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CLEVELAND — Both sides of the fight over the fate of Ohio’s new public-employee collective bargaining law appealed Monday for votes in labor-rich Cuyahoga County in a room where everybody appeared to have already made up their minds.
In a locally televised debate hosted by the City Club of Cleveland, Dennis Eckart, a former area Democratic congressman, spoke for the anti-Senate Bill 5 group We Are Ohio. He said the law passed nearly three decades ago that legalized public employee collective bargaining brought order to chaos.
“In the years before the collective-bargaining law, we were averaging more than 60 strikes a year,’’ he said. “Blue flu was the rage. The possibility of forcing people together, even in times of a growing economy, was impossible. We haven’t had a strike in this state in a year. We’ve had 49 in the last 12 years.
“Yes, negotiations might start out extreme,’’ Mr. Eckart said. “Yes, negotiations might begin with posturing. But when both sides come to the table collectively and equally in power for the right to talk to the boss about the terms of employment, that makes the fundamental difference.’’
But Jeffrey Berding, a former Democratic Cincinnati city councilman representing the pro-Senate Bill 5 group Building a Better Ohio, said the labor peace seen in Ohio has been a result of local governments caving to union demands that taxpayers can no longer afford.
“If workers are allowed to walk off the job, what kind of government do we have?’’ he asked. “Federal government employees have long been prohibited from striking. … It’s not fair to taxpayers to have their services threatened and kids’ education threatened by strikes … You know, [President Franklin D. Roosevelt], in very strong words, did not support giving public unions collective bargaining. He said it would create anarchy, and certainly that’s what strikes would do.”
Voters are already casting ballots for the Nov. 8 election in which they are asked to weigh in on Issue 2, a referendum on Ohio’s new law restricting the clout of public employee unions. Monday’s debate was filled with people from political party organizations; police, firefighter, and other public unions; private unions, and representatives of the political action committees on both sides.
Senate Bill 5, among numerous other provisions, would prohibit strikes by all public employees, restrict what they can negotiate, require them to pay at least 15 percent of their health-care premiums, prohibit local governments from paying any portion of employees’ share of pension contributions, and eliminate binding arbitration as a means to bring finality to contract disputes.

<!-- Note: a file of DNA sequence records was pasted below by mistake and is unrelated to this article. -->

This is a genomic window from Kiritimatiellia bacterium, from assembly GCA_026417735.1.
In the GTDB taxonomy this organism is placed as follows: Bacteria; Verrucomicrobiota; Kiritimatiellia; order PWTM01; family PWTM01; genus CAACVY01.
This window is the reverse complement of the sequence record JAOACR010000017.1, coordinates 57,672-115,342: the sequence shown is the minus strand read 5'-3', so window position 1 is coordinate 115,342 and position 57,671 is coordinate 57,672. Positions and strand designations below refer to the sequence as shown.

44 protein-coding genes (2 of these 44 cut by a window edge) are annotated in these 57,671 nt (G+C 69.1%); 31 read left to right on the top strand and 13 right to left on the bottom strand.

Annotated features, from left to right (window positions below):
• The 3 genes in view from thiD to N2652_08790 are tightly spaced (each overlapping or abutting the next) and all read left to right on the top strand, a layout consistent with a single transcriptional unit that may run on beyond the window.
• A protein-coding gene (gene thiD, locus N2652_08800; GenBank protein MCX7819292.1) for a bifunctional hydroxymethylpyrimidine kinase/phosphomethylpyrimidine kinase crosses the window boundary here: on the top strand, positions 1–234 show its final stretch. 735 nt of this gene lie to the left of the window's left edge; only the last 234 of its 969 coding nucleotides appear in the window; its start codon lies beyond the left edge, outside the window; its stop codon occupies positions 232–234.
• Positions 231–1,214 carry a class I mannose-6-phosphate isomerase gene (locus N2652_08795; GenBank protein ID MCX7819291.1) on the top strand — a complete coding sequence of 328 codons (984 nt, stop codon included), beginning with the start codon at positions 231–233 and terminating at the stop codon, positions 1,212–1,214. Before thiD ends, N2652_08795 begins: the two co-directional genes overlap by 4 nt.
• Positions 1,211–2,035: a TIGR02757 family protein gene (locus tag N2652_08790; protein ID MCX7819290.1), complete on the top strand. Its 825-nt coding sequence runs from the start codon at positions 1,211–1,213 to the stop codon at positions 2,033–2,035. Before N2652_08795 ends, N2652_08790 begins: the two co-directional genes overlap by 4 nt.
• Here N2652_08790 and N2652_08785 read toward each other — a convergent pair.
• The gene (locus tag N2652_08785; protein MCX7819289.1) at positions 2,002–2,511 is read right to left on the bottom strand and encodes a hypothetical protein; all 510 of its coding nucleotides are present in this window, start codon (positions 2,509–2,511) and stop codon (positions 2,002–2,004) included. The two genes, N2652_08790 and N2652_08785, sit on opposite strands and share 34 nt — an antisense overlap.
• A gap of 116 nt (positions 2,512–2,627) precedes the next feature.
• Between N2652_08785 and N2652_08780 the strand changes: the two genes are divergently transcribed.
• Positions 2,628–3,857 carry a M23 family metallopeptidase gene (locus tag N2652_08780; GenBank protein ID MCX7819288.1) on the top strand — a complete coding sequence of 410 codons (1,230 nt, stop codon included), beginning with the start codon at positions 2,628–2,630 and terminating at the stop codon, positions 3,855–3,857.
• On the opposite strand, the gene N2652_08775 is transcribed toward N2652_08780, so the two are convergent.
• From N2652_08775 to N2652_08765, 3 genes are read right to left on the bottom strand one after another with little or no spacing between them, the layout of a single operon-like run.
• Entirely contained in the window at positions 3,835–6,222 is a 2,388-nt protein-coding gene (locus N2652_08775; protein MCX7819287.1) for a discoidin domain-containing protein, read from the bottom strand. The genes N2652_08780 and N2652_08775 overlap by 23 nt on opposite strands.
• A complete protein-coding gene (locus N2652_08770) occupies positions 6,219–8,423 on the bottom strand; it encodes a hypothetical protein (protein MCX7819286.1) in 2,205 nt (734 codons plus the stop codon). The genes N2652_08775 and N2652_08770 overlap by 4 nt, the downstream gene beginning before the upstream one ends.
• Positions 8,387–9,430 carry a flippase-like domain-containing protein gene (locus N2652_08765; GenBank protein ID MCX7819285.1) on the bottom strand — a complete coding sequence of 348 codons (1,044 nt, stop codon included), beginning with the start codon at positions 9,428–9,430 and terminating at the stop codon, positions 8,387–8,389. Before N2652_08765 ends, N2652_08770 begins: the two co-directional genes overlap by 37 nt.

At one point, the discussion shifted from the contents of contracts and the negotiations leading up to them to provisions that directly address the internal operations of the unions themselves. Senate Bill 5 would prohibit the automatic deduction of “fair share fees’’ from the paychecks of those who refuse to join a workplace union and make it easier for workers to seek to have the local bargaining unit decertified.
“When I’m sitting there as a locally elected official and I hear union bosses say lay off all the young workers, lay off the youngest police firefighters, lay off the youngest police officers … that’s not a system where the unions are working and advocating for what’s in the best interests of the workers,’’ Mr. Berding said.
“For [union workers] to sit down and arrogantly say we’re going to lay off our youngest workers before we give up anything, even though workers in the private sector are sacrificing…, the only way you get unions to change their behavior is to threaten the pocket book of the unions,’’ he said.
Mr. Eckart took direct aim at Mr. Berding’s use of the word “threaten,’’ saying that wouldn’t play well in Cuyahoga County, where recently reorganized government is counting on worker cooperation.
“We know that to move ahead to encourage consolidation, to bring out service changes and mergers, you don’t do that by threatening the very workers who are a part of this, and you don’t do it by creating a winner-take-all collective bargaining system that makes it impossible to achieve results,’’ he said.
Mr. Eckart frequently invoked the name of Republican Gov. John Kasich, repeating a tactic used by We Are Ohio in its ads. Polls show that Ohioans have a low opinion of Mr. Kasich’s job performance.
Mr. Eckart argued that budget cuts led by Mr. Kasich and the GOP-controlled General Assembly created the local government’s financial problems.
Contact Jim Provance at: firstname.lastname@example.org or 614-221-0496.